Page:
Employers may not formally or informally restrict employee discussion of or inquiry into their own wages or those of other employees. In particular, employers may not include terms requiring an employee keep their (or their colleagues’) wages confidential in employment documents such as in an offer letter, employment contract, nondisclosure agreement, handbook, etc.
An employee’s salary history is specifically precluded from serving as a basis for unequal pay. Employers may only ask a prospective employee about wage or salary history to confirm information voluntarily shared by the employee, or after an offer of employment has already been made. The MEPA does not prohibit employers from asking prospective employees about their desired compensation, so long as it is not a disguised attempt to elicit wage history information. Note that multi-state employers who recruit nationally are expected to comply with MEPA’s wage history restrictions if Massachusetts may ultimately become the prospective employee’s primary place of work. Uncertainty as to the employee’s ultimate assignment will not be a defense to MEPA noncompliance.
Employees seeking to enforce their rights under the MEPA may: (1) file a claim in court on behalf of themselves or other similarly-situated employees; and/or (2) file a complaint with the Attorney General’s Office (“AGO”). Employees have three years “from the date of the alleged violation” to file a claim in court. Employees are not required to lodge complaints with their employer, the Attorney General’s Office, or the Massachusetts Commission Against Discrimination (“MCAD”) before bringing an MEPA claim to court.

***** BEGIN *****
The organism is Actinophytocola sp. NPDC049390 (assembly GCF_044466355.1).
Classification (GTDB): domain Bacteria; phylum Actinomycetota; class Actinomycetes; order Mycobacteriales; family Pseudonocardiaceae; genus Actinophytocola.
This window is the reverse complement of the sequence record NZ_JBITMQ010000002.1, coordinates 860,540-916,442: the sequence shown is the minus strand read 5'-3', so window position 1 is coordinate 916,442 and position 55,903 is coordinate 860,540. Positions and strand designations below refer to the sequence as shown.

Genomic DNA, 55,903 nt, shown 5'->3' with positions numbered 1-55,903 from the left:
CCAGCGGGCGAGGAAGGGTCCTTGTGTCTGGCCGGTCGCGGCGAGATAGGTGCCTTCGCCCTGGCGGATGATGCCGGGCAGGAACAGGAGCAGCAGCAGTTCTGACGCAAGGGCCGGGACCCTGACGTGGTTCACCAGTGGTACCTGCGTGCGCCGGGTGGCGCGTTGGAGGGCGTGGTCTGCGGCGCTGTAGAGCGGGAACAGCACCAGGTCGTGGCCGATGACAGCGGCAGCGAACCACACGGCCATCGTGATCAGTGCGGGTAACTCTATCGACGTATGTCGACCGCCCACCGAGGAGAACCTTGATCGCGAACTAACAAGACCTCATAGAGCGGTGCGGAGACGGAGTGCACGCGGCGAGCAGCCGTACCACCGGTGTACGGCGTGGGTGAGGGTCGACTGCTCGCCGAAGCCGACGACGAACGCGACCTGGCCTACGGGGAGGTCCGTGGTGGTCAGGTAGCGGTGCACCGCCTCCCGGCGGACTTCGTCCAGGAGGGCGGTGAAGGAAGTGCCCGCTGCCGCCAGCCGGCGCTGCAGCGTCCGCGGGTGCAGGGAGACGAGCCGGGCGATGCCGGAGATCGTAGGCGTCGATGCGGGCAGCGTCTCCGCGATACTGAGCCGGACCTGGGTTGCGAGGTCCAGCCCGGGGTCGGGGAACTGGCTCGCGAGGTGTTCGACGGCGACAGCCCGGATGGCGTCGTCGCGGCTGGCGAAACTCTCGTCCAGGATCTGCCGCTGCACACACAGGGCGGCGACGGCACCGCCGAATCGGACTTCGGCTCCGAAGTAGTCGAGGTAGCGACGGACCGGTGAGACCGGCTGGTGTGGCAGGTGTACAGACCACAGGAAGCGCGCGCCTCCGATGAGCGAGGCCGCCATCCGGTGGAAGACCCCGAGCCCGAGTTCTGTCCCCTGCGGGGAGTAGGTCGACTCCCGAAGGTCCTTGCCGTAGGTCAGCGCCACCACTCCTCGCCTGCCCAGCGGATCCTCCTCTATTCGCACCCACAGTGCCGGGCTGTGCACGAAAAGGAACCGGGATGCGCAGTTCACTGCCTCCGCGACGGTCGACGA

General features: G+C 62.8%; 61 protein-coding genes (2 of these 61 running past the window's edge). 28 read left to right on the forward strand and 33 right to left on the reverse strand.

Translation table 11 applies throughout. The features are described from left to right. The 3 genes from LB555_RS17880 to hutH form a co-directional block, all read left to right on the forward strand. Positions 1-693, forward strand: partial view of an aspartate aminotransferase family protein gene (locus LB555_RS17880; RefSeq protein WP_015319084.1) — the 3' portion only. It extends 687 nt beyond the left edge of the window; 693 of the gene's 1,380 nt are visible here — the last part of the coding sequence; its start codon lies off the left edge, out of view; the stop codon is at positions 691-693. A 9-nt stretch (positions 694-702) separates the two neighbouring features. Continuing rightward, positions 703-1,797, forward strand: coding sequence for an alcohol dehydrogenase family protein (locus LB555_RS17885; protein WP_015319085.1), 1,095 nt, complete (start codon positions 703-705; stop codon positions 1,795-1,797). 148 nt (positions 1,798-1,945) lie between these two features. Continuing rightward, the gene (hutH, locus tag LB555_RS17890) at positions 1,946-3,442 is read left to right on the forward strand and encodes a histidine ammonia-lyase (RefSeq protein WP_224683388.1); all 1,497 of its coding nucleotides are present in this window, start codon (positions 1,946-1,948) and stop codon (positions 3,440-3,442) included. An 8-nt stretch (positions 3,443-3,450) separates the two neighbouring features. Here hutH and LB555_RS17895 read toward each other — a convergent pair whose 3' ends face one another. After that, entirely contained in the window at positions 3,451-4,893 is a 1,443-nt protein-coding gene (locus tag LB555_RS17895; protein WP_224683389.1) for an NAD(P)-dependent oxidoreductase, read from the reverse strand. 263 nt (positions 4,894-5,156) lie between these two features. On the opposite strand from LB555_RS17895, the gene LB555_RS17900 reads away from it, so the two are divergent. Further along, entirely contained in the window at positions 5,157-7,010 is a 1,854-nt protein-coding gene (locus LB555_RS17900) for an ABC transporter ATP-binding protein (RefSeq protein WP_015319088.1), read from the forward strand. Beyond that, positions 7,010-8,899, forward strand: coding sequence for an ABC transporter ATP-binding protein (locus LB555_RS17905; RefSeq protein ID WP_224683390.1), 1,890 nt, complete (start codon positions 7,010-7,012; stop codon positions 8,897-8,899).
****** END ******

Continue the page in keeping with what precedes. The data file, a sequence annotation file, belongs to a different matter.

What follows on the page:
An employer found liable under the MEPA will be required to pay double damages (i.e. twice the amount of the employee’s unpaid wages), and attorneys’ fees are recoverable if a judgment is awarded to the plaintiff.
An employer may have a defense if it participated in a “good faith” self-evaluation of comparable jobs and pay practices. Whether the self-evaluation was done in “good faith”—i.e. whether it was “reasonable in detail and scope”—will be determined on a case-by-case basis. If pay inequities are identified, an employer must “take meaningful steps,” constituting “reasonable progress,” towards rectifying the inequities, a determination which will be largely fact-dependent.
Self-evaluations and remedial steps taken by employers are inadmissible as evidence to prove an MEPA or Chapter 151B violation when the alleged violation occurred: (1) “before the date the self-evaluation was completed;” (2) “within 6 months after the self-evaluation was completed;” or (3) “within 2 years after the self-evaluation was completed, if the employer can show that it has developed and begun implementing in good faith a plan to address any gender-based wage differentials that it revealed.”
The Attorney General’s guidance provides comprehensive details with respect to numerous contours of the law (including specific checklists and self-evaluation tools in the appendices). Accordingly, as July 2018 approaches, it is essential for employers to work with counsel to review and revise handbooks and other policies, to consider best practices for training managers or other individuals performing interviews, and to discuss how and whether to begin a self-evaluation, pay equity study or remediation plan.